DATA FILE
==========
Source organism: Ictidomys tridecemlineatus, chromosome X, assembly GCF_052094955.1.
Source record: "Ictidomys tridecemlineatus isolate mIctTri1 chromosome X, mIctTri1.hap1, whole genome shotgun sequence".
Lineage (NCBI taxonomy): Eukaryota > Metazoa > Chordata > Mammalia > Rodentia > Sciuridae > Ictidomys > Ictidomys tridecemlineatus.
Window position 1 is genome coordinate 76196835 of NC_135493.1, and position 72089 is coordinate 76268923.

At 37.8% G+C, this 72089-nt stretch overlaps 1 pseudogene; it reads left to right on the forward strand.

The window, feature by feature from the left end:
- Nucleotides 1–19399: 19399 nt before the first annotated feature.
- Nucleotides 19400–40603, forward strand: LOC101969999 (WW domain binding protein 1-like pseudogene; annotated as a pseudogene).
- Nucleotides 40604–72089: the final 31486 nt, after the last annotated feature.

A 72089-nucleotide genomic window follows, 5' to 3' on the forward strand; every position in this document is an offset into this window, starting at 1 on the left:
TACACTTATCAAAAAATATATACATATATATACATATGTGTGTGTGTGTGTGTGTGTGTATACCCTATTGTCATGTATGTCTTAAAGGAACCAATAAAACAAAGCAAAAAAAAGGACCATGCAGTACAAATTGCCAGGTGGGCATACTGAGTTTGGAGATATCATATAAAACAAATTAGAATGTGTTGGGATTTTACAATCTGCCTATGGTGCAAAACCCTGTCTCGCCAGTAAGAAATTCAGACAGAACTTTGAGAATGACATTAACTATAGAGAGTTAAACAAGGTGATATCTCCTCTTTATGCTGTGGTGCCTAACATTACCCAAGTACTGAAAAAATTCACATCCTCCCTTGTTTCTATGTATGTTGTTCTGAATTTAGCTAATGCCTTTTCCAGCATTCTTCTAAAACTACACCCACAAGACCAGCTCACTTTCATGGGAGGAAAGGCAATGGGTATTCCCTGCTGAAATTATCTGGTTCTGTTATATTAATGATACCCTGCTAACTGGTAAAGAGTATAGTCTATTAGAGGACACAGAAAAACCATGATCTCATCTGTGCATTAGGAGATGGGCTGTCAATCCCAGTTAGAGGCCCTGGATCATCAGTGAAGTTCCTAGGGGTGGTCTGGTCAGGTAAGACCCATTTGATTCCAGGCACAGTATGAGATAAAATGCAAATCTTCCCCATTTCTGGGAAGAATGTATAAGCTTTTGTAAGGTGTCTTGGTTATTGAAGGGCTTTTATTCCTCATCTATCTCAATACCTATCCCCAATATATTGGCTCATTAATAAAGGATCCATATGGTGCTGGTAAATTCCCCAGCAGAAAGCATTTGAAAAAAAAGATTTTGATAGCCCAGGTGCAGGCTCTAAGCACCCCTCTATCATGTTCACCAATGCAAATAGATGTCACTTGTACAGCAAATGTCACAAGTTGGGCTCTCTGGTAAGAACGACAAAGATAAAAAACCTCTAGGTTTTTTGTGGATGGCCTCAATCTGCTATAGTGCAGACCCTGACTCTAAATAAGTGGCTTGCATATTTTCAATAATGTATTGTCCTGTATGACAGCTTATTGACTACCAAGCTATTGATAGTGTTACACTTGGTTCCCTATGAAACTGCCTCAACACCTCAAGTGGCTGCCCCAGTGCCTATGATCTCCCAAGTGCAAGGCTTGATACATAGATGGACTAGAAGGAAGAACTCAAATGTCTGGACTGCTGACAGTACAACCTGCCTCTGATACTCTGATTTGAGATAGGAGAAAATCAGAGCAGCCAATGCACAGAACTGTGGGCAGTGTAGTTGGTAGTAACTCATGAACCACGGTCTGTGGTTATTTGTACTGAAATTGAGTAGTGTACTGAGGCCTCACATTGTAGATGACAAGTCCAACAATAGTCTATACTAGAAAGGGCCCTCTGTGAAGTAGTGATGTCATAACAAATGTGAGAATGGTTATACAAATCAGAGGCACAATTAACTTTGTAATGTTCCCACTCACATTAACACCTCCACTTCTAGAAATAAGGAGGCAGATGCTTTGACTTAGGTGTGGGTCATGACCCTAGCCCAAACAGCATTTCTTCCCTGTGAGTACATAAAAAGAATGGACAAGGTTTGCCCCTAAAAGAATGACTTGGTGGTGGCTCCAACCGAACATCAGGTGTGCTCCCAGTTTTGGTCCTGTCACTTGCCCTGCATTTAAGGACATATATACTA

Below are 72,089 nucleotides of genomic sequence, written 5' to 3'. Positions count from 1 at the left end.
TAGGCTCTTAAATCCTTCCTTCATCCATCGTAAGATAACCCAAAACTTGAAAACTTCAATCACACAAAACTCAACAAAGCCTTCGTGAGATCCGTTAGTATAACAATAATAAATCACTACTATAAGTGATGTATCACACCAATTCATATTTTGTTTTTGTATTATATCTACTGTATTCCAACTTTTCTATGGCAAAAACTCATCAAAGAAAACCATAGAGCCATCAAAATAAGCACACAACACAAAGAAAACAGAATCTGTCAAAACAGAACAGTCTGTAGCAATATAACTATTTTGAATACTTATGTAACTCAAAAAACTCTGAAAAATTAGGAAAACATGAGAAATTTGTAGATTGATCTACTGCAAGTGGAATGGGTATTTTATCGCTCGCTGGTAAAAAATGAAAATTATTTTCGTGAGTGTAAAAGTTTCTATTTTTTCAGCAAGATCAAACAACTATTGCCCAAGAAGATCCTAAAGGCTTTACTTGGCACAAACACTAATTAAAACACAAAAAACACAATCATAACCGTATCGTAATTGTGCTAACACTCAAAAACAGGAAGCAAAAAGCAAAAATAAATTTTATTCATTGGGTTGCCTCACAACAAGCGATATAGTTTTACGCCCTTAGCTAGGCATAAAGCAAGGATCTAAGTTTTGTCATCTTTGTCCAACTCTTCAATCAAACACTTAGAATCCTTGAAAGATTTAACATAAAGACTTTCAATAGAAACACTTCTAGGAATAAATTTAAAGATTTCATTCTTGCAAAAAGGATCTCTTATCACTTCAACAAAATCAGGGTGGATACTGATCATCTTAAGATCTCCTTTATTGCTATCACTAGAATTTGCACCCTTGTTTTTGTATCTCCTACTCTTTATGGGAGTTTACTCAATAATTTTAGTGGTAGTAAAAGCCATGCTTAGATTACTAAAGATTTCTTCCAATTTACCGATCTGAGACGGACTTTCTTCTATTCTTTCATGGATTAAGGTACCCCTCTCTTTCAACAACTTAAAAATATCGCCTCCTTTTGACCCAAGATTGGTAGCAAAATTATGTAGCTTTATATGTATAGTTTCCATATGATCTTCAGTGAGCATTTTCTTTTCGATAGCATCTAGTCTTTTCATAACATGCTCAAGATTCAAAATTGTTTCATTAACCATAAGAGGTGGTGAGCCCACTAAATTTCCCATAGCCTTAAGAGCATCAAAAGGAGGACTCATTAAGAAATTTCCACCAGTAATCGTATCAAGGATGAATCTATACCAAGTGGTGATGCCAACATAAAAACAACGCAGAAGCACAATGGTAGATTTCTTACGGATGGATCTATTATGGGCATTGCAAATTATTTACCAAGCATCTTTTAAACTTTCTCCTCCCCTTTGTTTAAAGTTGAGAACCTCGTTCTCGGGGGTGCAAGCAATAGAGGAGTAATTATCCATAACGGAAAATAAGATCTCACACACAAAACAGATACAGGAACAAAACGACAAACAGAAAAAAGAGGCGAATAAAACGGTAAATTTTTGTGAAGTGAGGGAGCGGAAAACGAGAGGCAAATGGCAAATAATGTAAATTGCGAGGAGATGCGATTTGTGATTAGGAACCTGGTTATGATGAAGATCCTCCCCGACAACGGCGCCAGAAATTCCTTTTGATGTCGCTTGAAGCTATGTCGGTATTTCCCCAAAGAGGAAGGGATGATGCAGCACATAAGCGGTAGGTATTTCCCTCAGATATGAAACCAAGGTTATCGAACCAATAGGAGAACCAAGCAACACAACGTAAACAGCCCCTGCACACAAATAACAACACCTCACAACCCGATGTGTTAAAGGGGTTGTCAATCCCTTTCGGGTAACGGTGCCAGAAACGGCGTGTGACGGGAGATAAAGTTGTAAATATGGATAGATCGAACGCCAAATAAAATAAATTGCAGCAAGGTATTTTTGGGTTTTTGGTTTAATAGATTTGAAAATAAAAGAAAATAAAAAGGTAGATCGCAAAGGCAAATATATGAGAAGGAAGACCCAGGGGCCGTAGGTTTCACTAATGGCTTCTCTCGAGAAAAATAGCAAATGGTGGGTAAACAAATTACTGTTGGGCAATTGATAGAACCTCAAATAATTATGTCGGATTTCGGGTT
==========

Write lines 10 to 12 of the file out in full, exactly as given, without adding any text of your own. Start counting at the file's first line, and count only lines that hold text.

A 72089-nucleotide genomic window follows, 5' to 3' on the forward strand; every position in this document is an offset into this window, starting at 1 on the left:
TACACTTATCAAAAAATATATACATATATATACATATGTGTGTGTGTGTGTGTGTGTGTATACCCTATTGTCATGTATGTCTTAAAGGAACCAATAAAACAAAGCAAAAAAAAGGACCATGCAGTACAAATTGCCAGGTGGGCATACTGAGTTTGGAGATATCATATAAAACAAATTAGAATGTGTTGGGATTTTACAATCTGCCTATGGTGCAAAACCCTGTCTCGCCAGTAAGAAATTCAGACAGAACTTTGAGAATGACATTAACTATAGAGAGTTAAACAAGGTGATATCTCCTCTTTATGCTGTGGTGCCTAACATTACCCAAGTACTGAAAAAATTCACATCCTCCCTTGTTTCTATGTATGTTGTTCTGAATTTAGCTAATGCCTTTTCCAGCATTCTTCTAAAACTACACCCACAAGACCAGCTCACTTTCATGGGAGGAAAGGCAATGGGTATTCCCTGCTGAAATTATCTGGTTCTGTTATATTAATGATACCCTGCTAACTGGTAAAGAGTATAGTCTATTAGAGGACACAGAAAAACCATGATCTCATCTGTGCATTAGGAGATGGGCTGTCAATCCCAGTTAGAGGCCCTGGATCATCAGTGAAGTTCCTAGGGGTGGTCTGGTCAGGTAAGACCCATTTGATTCCAGGCACAGTATGAGATAAAATGCAAATCTTCCCCATTTCTGGGAAGAATGTATAAGCTTTTGTAAGGTGTCTTGGTTATTGAAGGGCTTTTATTCCTCATCTATCTCAATACCTATCCCCAATATATTGGCTCATTAATAAAGGATCCATATGGTGCTGGTAAATTCCCCAGCAGAAAGCATTTGAAAAAAAAGATTTTGATAGCCCAGGTGCAGGCTCTAAGCACCCCTCTATCATGTTCACCAATGCAAATAGATGTCACTTGTACAGCAAATGTCACAAGTTGGGCTCTCTGGTAAGAACGACAAAGATAAAAAACCTCTAGGTTTTTTGTGGATGGCCTCAATCTGCTATAGTGCAGACCCTGACTCTAAATAAGTGGCTTGCATATTTTCAATAATGTATTGTCCTGTATGACAGCTTATTGACTACCAAGCTATTGATAGTGTTACACTTGGTTCCCTATGAAACTGCCTCAACACCTCAAGTGGCTGCCCCAGTGCCTATGATCTCCCAAGTGCAAGGCTTGATACATAGATGGACTAGAAGGAAGAACTCAAATGTCTGGACTGCTGACAGTACAACCTGCCTCTGATACTCTGATTTGAGATAGGAGAAAATCAGAGCAGCCAATGCACAGAACTGTGGGCAGTGTAGTTGGTAGTAACTCATGAACCACGGTCTGTGGTTATTTGTACTGAAATTGAGTAGTGTACTGAGGCCTCACATTGTAGATGACAAGTCCAACAATAGTCTATACTAGAAAGGGCCCTCTGTGAAGTAGTGATGTCATAACAAATGTGAGAATGGTTATACAAATCAGAGGCACAATTAACTTTGTAATGTTCCCACTCACATTAACACCTCCACTTCTAGAAATAAGGAGGCAGATGCTTTGACTTAGGTGTGGGTCATGACCCTAGCCCAAACAGCATTTCTTCCCTGTGAGTACATAAAAAGAATGGACAAGGTTTGCCCCTAAAAGAATGACTTGGTGGTGGCTCCAACCGAACATCAGGTGTGCTCCCAGTTTTGGTCCTGTCACTTGCCCTGCATTTAAGGACATATATACTA

Below are 72,089 nucleotides of genomic sequence, written 5' to 3'. Positions count from 1 at the left end.